Chitosan is a natural cationic polysaccharide with a large molecular weight range. Materials with different molecular weight of chitosan have different properties, Such as the antibacterial properties, permeation resistance [20,21], the rate of drug loading and releasing [22], drug delivery efficiency [23], pollutant removal properties [24]. So the measurement of chitosan molecular weight is of great importance. The repeated molecular structure of chitosan makes it possible for us to put forward this novel method to directly determine its molecular weight. The structure of chitosan includes the acetylated part and the deacetylated part, and a molecular structure of chitosan repeated monomer unit is exhibited in Figure 2. Where the left part is β-(1−4)-linked 2-amino-2-deoxy-D-glucopyranose unit representing the degree of acetylation (DA) of chitosan, and the right is the deacetylated result of the left part representing the degree of deacetylation (DD, DD can be measured by method of first derivative ultraviolet spectrophotometry [25,26] ). The relative molecular weight of the left part and right part of chitosan repeated monomer are 203.2 and 161.2 respectively [27], then the average molecular weight (Mo) of the monomer was calculated by the formula of 161.2 (DD) + 203.2 (1-DD). The length of a monomer chitosan unit has been reported as about 0.52 nm [27]. Considering the formula of M=Mo*Ln/Lo, the individual filament length of Ln is needed to calculate the molecular weight of chitosan. From the experimental point of view, chitosan molecules can be exhibited in some filaments or fibers form(elongated single strands) [28], then the individual length of the filament Ln can be measured if we got the topography image of it.

Figure 1. Principle of the novel method, and here are four steps in the new method. 1) Low concentration of sample solution should be prepared, and then dropping some solution on a substrate with smooth surface to prepare samples, 2) Imaging the sample with AFM in air or in liquid to acquire the topography images of the sample on substrate, 3) Measuring the lengths of the filaments in the AFM topography images and analyzing them. The black curve is the fitting curve of the length data. 4) Calculating the molecular weight of sample with an empirical formula. The black curve is the fitting curve of the molecular weight data.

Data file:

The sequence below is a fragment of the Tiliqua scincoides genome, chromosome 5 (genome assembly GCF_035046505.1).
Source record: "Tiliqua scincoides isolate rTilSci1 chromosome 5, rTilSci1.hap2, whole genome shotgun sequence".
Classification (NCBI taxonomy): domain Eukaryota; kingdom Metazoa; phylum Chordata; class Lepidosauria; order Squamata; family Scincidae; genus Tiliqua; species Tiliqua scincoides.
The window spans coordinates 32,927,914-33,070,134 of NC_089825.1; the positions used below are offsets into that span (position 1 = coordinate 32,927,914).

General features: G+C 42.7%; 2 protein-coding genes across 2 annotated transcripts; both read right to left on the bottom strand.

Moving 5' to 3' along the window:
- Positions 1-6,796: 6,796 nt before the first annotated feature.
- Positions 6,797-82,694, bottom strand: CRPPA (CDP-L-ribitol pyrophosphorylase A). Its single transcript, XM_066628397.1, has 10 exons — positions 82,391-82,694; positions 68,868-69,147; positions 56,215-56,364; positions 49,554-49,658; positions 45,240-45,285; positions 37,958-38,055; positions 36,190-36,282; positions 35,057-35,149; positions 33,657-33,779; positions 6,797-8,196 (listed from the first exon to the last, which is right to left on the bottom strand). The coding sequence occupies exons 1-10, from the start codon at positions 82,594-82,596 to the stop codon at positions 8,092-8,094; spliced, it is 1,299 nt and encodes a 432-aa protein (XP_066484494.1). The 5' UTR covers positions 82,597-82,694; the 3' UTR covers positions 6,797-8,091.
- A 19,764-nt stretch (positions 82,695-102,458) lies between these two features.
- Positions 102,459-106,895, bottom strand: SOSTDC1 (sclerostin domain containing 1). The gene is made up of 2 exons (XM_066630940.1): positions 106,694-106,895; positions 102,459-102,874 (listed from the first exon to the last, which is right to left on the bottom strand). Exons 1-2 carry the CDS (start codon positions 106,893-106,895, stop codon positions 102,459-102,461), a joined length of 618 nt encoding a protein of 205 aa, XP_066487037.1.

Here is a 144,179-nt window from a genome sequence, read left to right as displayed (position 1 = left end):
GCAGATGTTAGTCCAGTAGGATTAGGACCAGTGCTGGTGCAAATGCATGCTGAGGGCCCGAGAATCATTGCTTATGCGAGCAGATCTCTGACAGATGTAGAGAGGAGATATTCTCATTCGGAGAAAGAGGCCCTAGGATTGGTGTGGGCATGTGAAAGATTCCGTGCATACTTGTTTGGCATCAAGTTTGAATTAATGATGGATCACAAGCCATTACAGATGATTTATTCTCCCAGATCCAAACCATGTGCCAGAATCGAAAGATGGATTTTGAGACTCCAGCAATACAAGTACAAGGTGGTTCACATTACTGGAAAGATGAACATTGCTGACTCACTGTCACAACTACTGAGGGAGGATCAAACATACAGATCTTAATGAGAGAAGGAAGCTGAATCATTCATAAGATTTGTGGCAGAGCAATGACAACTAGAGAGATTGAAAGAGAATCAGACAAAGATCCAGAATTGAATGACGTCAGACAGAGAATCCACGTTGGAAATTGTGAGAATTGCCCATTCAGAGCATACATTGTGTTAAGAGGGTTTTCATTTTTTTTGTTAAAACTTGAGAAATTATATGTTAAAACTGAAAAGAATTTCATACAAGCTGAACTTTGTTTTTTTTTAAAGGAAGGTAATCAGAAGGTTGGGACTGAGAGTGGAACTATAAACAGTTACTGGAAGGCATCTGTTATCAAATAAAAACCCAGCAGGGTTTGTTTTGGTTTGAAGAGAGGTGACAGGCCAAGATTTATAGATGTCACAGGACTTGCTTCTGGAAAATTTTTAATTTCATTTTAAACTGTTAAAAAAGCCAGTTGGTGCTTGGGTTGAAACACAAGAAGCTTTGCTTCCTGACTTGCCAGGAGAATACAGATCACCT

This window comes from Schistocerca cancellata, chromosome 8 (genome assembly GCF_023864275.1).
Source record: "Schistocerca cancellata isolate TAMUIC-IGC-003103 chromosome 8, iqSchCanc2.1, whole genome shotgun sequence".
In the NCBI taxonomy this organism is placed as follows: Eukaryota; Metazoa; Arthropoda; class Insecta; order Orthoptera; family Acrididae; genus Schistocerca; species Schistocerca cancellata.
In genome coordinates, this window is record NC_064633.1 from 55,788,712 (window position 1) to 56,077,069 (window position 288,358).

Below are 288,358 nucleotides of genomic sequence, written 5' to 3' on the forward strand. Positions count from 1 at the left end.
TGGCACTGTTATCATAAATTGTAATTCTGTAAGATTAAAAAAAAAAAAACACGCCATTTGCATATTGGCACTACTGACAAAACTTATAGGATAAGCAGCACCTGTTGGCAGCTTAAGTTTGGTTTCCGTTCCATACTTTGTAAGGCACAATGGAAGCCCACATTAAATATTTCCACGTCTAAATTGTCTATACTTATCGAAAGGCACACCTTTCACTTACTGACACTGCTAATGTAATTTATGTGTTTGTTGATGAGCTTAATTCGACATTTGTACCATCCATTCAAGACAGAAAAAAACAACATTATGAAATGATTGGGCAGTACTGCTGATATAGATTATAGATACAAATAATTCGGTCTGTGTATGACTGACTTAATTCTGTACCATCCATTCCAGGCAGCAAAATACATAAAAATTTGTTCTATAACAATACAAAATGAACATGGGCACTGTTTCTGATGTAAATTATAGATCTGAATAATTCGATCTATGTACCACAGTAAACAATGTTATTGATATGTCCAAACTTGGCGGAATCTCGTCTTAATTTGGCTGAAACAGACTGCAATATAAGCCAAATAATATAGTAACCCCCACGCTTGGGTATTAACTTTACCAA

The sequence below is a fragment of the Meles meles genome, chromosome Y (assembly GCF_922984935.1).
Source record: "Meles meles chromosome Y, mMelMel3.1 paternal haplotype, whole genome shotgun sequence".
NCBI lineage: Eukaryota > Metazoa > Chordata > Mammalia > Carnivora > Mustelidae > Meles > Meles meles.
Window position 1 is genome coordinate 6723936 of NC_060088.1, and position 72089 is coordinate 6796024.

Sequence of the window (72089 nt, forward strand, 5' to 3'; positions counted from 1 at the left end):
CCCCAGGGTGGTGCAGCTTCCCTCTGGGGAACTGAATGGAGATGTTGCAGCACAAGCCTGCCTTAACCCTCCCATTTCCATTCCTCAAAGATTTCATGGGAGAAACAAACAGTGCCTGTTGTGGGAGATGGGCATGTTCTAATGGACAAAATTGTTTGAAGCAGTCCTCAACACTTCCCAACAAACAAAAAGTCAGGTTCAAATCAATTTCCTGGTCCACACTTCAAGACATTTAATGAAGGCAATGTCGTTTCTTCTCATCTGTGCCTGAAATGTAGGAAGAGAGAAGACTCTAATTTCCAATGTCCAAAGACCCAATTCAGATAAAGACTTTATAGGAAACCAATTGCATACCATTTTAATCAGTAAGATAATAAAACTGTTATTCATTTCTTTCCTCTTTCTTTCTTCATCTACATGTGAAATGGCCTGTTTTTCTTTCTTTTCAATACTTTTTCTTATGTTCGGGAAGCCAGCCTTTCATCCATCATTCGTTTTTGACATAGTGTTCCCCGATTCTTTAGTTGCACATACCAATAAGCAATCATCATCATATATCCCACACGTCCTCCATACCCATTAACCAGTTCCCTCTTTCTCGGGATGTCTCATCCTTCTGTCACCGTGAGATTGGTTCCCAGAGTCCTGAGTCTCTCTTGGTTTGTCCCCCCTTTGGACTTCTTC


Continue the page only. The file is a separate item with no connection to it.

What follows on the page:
Figure 2. Molecular structure of chitosan repeated monomer unit, and this monomer structure of chitosan includes the acetylated (DA) part and the deacetylated (DD) part.

Materials and processing

Chitosan samples were all prepared from the Chitopharm® product provided by Cognis Deutschland GmbH & Co. (Düsseldorf, Germany). The low molecular weight of chitosan was obtained by treating the Chitopharm® product in two steps, the first step is treating the product with nitrous acid [29] to depolymerize and the second step is treating the product with acetic acid anhydride [30] to increase the Degree of Deacetylation (DD). Two kinds of chitosan samples were selected in our experiment, they are chitosan of high molecular weight (H-CS: MW = 126.2 kDa, DD = 84%) and chitosan of low molecular weight (L-CS: MW = 69.8 kDa, DD = 78%). The MW of all samples was verified by GPC using dextran standards. The DD of all samples was verified by first derivative ultraviolet spectrophotometry [25,26]. Acetic acid used in this experiment was purchased from HaoHua corporations, China. The purity of the acetic acid is 99.5 in percent. Sodium hydroxide with the purity of 96 in percent was purchased from Kermel Corporations, China. Deionized water with resistivity of 18.23 MΩ·cm was produced using GT-8L ion exchange system (LeiCi corporations). All substrates used in experiment were mica with freshly-cleaved surface (Ted Pella, Inc.).

Sample preparation